I wouldn’t call myself stunned, but I hadn’t anticipated this.  I knew I couldn’t just deny him.  After all of what I had done, I had brought it upon myself.  I initially went for move play it off, but he looked so nice and well-intentioned that I knew what I had to do.  So, I looked back to my friends, then to him, and then accepted his hand.

And friends, here is where the real problem comes in.  I was so dead inside at this point in my life that as I took his hand, I wondered if maybe there would be a spark.


HE WAS 50.


Do you understand why this is so traumatic?

I WAS 20.

HE WAS 50.




WHO AM I?!!!

Readers, this is a detail previously unreleased to everyone in my life.  I am trusting all 2 of you to appreciate that.  And, y’all, my parents read this blog, so I hope you understand the gravity of the situation when I say that at least one of you needs to think this is funny.  I am putting everything on the line here.

Anyway, normal paragraphs resumed, as I skated along with Mr. Referee, disgusted with myself and wondering if I needed medication, I realized that this was my first couples skate.  And then I remembered my first slow dance.  (See blog post #6.)  I wondered if maybe this was just how my story was supposed to go.  I had rejected so many guys in my life for so many stupid reasons.  Maybe my comeuppance was that no one was left, except for this 50 year old man.  And since, for the record, upon hand-to-hand contact, he could not stir my loins (I’m so sorry, family),  I would eternally be unsatisfied until he died in like 5 years.  I bet he’d hold his hand out to me the same way he did when he asked me to skate before he croaked.  (This is why I can’t be in youth groups.)  Anyway, as we circled around the rink, I knew I deserved it.  It’s what I got for making that holding my hand out joke, and all of these sacrilegious jokes, and for saying “shit” one time on the trampoline when I was eleven.  It was only fair, I concluded.  On the bright side though, every time we skated past her, my friend was dying.  (Edit: Wow, that sentence sounds awful.  For the record, I mean dying in terms of laughter, not literally.  I would never joke about death like that, especially not 6 sentences ago.)  The point is: the time Mr. Referee and I were spending together was really something.

But as with all things, it had to end.  When the couples skate finally came to an close, Mr. Referee thanked me and gave me a very sincere smile, and I realized how much it must have meant to him.  I felt like I was the ghost of a girl he once loved in the the 80s.  It made me feel a little better, and also also like taking ten showers.  When the next couples skate came on, he circled the rink watching me like an unintentionally creepy bird before he went in for the kill.  I declined without regret this time, and went about my evening festivities.

The last hour or so at the rink was a lot of fun, and I skated my heart out partially because it needed to be disposed of and partially because I didn’t want Mr. Referee to catch up with me again.  I was skatin’ away from my problems with a purpose.  And I do mean it.  When I woke up the next morning, I felt like I had the worst hangover of my life.  Or at least, I assume.  I’ve never actually been hungover, I think, but trust me, roller skating makes for as crazy a night as the bottle.  Probably.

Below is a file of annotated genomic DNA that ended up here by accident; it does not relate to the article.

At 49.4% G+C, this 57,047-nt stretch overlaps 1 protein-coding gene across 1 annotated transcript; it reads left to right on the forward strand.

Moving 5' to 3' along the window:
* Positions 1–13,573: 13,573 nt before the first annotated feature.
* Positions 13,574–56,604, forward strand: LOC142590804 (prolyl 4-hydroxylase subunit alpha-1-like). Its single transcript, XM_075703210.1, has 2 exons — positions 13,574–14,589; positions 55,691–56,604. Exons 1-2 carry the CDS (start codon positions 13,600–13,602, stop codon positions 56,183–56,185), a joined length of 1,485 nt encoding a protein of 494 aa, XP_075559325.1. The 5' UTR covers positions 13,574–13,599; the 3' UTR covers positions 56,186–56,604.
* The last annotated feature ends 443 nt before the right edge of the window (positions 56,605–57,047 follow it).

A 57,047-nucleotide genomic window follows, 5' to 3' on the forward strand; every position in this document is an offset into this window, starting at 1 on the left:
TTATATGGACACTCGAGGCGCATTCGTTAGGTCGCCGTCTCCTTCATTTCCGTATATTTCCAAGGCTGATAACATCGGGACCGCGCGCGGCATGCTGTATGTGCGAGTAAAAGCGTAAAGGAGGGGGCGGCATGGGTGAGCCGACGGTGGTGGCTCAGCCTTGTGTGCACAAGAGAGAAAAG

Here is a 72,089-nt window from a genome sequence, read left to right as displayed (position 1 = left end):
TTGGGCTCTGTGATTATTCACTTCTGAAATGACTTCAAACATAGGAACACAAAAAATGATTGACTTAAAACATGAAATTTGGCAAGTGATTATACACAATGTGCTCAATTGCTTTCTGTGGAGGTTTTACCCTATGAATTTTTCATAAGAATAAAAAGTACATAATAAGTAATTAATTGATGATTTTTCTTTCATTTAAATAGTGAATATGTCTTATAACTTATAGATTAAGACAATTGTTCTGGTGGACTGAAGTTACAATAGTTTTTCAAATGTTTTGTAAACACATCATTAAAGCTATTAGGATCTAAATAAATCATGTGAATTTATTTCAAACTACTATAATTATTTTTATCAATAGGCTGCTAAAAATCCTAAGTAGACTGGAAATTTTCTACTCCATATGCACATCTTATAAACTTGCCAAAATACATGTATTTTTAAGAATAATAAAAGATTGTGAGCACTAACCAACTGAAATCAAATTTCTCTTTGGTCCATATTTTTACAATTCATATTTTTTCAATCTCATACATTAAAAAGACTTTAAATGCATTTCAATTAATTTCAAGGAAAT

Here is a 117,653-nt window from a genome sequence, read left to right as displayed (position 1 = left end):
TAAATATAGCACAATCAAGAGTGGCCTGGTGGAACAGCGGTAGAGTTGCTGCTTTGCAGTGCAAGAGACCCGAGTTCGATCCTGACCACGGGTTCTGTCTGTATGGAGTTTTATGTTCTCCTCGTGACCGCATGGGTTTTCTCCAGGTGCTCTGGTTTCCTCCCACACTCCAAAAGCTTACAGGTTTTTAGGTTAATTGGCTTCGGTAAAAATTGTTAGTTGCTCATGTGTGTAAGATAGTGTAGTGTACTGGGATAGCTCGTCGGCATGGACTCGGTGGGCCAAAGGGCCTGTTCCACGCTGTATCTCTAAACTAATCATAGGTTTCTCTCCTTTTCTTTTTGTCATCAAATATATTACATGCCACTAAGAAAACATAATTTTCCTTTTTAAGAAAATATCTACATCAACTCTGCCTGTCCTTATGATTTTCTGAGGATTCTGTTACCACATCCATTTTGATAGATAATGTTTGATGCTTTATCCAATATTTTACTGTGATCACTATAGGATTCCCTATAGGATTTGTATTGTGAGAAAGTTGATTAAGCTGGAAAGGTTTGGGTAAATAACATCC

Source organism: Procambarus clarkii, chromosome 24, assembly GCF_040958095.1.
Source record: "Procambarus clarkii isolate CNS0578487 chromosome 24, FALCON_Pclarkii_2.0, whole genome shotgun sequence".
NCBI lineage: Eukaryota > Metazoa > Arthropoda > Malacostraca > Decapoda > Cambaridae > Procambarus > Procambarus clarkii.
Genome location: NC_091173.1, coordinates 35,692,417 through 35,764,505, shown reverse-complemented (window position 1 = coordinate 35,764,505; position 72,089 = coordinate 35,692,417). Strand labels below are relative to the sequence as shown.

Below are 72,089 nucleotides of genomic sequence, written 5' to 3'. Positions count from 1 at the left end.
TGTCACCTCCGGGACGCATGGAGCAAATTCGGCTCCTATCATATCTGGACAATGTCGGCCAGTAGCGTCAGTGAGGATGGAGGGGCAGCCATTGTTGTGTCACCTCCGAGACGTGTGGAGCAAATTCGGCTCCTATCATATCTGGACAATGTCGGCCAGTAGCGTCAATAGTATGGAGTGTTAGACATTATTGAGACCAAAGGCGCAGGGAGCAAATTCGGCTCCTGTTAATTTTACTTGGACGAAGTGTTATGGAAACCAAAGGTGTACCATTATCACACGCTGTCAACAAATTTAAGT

But back to the story.  Avoidance techniques were in high gear, and I resolved to preoccupy myself more with the health and building code violations that wreaked the warehouse rather than with the incident of half an hour prior.  I skated with my homie and the other friend, and we held out until somewhere around ten.  When the night ended, we were all greasy, exhausted, and smelled like old socks, but it felt good.  So we returned our foot vessels, hit the road, and prepped to retire for the evening.  On the ride home we fell into silence, each wading through her own individual thoughts.  Mine naturally gravitated toward the couples skate, and the quiet gave me clarity.

Skating with Mr. Referee taught me that people are good.  Even if I was being a scrub about the whole thing, and if I was actually the pervert in the situation (by Jehovah…why), what he did was a nice gesture.  It also taught me that you don’t have to hold hands with someone if you don’t want to.  Just give them your time.

That’s something we all should do for each other more.  Give our time.

So, the moral of the story?  Wellp, it’s all in the last paragraph.  I’m just really used to including this phrase before I figure out what the moral is.  So I guess we can put some other general life advice here to keep the structure alive.  Hmmm.  How about…always look at a sandwich before you eat it.  You never know if it will be moldy, and even if the mold doesn’t make you physically ill, when you finally walk into the other room with some light and see it on the other half of the sandwich, it’s pretty unnerving.

Here’s hoping you never eat mold or an old man’s nether regions out of guilt.

Anyway, as always, thanks for reading my most heartless and risqué post yet.  I swear I’m nicer in real life.

Regardless.  Buenos noches, my loves.



ISO: Filter

Hey all!  Welcome to post seven.  This entry is probably going to be a little more sporadic than usual because I had other intentions for what I wanted to share today that didn’t play out, so I scraped this one together last-minute.  (The other thing will have to wait until next week…stay tuned.)